Every so often, the world of comics gets a fresh voice–a talented and energetic creator crafting something new and fun to look at and utterly engaging. Angie Wang is one of those voices. You can’t help but become enthused when looking at her work. She made a splash a few years ago with her fashion illustration blog, wangie (now on hiatus), and has since been keeping busy with a steady stream of illustrations and comics.
Earlier this week, Angie posted a few photos on Twitter of a mini-comic she published. It’s called Girl Apocalypse, and it looked so cool that I had to ask her a few questions about it, and her work in general.
Tell us about Girl Apocalypse–from the pics I’ve seen it looks really lovely.
Girl Apocalypse was an experiment in speed and layout–I wanted to see if a six-panel grid could support a decompressed shoujo manga style of pacing, with empty panels and non sequitur scenery shots. I also wanted to do the whole thing fast, too, so I drew each figure individually and very quickly with brush pen on hanshi paper, scanned it in, digitally resized and stuck it all together according to my thumbnails, and digitally shaded everything. The whole thing took about two and a half weeks, with the last eight pages being finished in about three days while I was tabling at a convention (I stayed up until 7 AM in a hotel lobby finishing the last of it).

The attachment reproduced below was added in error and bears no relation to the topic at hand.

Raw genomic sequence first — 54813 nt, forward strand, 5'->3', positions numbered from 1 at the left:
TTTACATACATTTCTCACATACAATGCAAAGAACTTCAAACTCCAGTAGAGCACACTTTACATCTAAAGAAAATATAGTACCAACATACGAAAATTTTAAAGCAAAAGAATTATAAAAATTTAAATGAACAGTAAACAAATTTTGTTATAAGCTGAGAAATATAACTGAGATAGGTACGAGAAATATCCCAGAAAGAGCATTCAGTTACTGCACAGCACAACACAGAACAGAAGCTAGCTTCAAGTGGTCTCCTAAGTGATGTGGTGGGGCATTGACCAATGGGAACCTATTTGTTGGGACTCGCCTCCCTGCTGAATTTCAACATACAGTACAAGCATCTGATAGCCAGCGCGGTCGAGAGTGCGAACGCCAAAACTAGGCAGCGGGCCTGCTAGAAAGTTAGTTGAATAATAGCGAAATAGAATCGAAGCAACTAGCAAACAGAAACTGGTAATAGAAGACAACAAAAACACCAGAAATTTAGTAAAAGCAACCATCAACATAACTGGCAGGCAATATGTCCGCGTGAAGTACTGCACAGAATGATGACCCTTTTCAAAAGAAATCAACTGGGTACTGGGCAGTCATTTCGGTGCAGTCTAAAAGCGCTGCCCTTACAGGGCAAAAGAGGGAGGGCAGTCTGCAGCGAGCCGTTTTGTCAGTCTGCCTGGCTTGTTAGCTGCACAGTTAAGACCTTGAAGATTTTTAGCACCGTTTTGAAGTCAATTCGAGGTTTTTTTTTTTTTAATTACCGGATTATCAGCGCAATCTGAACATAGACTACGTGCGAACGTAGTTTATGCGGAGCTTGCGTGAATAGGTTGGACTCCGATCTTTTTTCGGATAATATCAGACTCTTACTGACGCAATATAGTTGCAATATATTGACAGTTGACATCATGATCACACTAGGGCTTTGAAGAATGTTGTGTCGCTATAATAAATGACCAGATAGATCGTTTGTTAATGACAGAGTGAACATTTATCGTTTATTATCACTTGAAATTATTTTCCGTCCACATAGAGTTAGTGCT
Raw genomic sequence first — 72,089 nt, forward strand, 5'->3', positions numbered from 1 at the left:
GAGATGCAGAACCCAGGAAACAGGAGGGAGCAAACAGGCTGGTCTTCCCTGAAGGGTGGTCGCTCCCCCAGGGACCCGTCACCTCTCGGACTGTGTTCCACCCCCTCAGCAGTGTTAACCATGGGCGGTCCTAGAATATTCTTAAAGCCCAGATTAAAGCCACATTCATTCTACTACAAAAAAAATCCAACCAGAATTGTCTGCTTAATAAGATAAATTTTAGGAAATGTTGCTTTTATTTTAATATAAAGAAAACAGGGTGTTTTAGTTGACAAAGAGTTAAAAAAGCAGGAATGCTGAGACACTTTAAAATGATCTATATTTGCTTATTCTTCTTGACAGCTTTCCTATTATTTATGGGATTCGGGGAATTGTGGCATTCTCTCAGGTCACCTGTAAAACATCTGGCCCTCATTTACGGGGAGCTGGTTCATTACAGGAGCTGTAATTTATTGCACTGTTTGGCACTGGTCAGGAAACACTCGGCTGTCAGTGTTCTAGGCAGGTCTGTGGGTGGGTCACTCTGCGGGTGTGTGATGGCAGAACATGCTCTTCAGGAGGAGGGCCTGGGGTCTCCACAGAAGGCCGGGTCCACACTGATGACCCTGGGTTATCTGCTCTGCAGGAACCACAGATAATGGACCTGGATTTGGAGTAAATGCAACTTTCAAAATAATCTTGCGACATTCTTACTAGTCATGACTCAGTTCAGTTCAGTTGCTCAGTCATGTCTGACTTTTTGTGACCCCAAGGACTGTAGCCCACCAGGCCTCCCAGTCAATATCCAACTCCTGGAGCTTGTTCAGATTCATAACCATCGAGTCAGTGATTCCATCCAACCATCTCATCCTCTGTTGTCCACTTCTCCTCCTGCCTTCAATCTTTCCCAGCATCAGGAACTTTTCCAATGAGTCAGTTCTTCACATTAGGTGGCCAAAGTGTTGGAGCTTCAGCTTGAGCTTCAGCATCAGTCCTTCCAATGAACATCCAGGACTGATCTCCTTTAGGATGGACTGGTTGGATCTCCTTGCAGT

I’ve been seeing your work in some great places–any favorites pieces over the past few months?
I went through a serious burnout around February, so it’s hard for me to say. I look at my work from before February and find it a little exhausting to contemplate.
I’m curious–do you work from home or in a studio? How do you like your space?
I work at home, with a huge, clean drafting table, and a messy MacTable for my Cintiq. I have a cute one-bedroom in Portland, Oregon, all to myself, so the living room is my “home office,” as the tax accountants put it.
What have you been reading/inspired by these days (comics or otherwise)
Sophia Foster-Dimino is a big inspiration right now, as is Kris Mukai. I’ve also been drawing with Meg Hunt, who is amazing and always ready to try out projects or new media or introduce me to new things. In terms of comics, I continue to be obsessed with Shimura Takako and have been trying my best to absorb her sense of layout.
What’s the best and the worst part about drawing comics?
The best part is the thrill of determining the pacing–which sounds very specific, but ever since I read Shimura Takako’s Happy-Go-Lucky Days, I’ve been thinking about the subtleties of pacing and how counterintuitively effective it is to have a heartstopping panel tucked into a corner, or a powerful moment hiding in the middle of the page. The worst part is simply how long it takes to draw a page, but I’ve been trying out a lot of ways to cut down the time it takes.